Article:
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Pakistan: enhanced voluntary repatriation programme for "new camp" Afghans completed

Briefing notes

Pakistan: enhanced voluntary repatriation programme for "new camp" Afghans completed

7 September 2004

UNHCR has completed its enhanced voluntary repatriation programme for Afghan refugees in 15 temporary camps - known as "new camps" - in Pakistan's border area with Afghanistan. The new camps were set up in North West Frontier Province and Balochistan to house Afghans fleeing the fighting in their country following the events of 11 September 2001.

Under the enhanced aid package, 82,000 refugees who repatriated from the "new camps" in the past two months received a tent and three-month supply of food, as well as travel and food grants. The last trucks, carrying 1,650 refugees from Chaman, crossed the border into southern Afghanistan yesterday (Monday), marking the end of the programme.

UNHCR and other partners are ending assistance to the "new camps" this month, following a decision reached in July with the Pakistani authorities. It was difficult and expensive to provide aid in the camps, mainly located in isolated spots near the border. There were also increasing security concerns because of unrest in neighbouring areas of Afghanistan.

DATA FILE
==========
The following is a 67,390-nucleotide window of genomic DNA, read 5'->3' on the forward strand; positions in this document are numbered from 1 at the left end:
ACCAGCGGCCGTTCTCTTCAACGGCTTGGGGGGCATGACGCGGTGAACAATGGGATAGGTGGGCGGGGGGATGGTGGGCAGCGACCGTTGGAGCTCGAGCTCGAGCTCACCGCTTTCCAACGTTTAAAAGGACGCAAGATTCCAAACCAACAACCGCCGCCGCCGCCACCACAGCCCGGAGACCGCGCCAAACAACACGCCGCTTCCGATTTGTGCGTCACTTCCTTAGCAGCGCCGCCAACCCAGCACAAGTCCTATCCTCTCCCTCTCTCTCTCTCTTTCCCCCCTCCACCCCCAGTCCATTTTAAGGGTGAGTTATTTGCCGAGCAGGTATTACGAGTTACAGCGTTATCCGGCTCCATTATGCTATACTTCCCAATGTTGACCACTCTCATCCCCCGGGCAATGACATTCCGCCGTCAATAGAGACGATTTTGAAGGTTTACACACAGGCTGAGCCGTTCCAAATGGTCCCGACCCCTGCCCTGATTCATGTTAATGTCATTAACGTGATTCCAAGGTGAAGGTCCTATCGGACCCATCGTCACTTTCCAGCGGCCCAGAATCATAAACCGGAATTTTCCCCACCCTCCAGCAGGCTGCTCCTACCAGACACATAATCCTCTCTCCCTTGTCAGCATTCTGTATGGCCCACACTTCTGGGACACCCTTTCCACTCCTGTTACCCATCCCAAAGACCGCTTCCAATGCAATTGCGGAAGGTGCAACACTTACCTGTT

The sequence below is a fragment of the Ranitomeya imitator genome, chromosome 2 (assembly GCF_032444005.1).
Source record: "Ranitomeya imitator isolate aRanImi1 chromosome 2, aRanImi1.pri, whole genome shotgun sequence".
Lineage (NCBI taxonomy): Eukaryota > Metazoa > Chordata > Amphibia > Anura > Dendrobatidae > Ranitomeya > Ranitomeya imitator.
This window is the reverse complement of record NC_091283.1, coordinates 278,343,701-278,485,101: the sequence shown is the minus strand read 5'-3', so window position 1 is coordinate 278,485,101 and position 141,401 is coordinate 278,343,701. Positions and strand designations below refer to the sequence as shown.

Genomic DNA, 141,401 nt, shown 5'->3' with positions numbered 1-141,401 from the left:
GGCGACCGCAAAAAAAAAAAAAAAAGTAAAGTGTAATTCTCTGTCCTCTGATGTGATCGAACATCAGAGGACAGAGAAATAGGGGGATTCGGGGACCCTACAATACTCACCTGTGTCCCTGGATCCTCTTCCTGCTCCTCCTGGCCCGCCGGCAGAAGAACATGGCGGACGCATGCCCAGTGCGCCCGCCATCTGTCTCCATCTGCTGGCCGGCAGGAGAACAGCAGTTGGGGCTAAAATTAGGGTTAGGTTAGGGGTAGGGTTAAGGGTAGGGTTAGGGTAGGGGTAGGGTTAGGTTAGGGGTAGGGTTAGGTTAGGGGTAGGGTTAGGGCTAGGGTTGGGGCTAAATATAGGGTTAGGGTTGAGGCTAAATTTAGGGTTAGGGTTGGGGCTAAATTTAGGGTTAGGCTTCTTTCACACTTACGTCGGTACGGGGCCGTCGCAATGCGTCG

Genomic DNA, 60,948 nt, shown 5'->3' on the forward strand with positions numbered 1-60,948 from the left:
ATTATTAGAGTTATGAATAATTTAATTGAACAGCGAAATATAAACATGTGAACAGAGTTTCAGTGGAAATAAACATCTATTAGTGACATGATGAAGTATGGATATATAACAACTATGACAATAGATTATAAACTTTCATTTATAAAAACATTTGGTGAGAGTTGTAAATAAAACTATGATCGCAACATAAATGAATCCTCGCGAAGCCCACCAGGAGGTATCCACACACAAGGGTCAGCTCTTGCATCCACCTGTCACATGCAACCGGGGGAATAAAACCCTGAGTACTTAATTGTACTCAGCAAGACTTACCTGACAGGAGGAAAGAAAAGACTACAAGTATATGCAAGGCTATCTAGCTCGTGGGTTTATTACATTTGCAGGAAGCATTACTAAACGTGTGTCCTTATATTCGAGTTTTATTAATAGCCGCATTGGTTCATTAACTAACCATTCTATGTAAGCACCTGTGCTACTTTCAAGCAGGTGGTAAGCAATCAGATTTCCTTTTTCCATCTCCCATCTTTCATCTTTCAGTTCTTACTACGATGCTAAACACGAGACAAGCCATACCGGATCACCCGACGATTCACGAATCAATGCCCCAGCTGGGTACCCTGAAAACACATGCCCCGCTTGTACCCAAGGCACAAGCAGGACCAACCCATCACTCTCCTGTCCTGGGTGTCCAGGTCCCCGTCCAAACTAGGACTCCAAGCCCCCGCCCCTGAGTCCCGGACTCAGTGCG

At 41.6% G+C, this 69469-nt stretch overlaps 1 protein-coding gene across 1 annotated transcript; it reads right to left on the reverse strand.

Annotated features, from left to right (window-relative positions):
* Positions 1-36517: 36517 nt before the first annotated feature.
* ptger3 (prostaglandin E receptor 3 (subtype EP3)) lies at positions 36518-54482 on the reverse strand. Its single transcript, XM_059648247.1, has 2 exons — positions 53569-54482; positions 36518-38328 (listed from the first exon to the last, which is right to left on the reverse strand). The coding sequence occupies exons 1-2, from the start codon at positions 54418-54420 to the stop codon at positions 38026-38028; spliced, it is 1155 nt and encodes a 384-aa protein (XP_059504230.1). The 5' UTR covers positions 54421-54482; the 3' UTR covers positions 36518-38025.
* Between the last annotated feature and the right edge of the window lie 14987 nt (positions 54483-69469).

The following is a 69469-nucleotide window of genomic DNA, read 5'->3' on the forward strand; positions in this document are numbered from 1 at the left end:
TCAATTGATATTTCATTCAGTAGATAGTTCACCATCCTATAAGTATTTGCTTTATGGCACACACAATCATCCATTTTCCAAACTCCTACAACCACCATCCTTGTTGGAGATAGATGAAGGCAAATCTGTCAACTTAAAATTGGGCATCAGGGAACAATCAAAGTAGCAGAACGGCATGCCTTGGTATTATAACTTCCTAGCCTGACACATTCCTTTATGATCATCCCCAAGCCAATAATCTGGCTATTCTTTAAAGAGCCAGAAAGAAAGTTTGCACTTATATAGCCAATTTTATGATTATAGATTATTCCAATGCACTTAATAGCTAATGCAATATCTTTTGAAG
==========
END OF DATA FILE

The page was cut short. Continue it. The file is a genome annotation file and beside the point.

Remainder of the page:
All nine "new camps" in North West Frontier Province are now empty, with the majority of the residents having chosen to return to Afghanistan. Tomorrow (Wednesday), UNHCR will start registering refugees who do not wish to repatriate, but have chosen instead to move to another camp (Mohammed Kheil) in Balochistan. The relocation exercise is scheduled to start at the end of this week, and should be completed within a few days.

UNHCR has assisted 2.25 million Afghans return to their homeland from Pakistan since the start of the voluntary repatriation programme in March 2002. Another million Afghans have returned from Iran in the same period.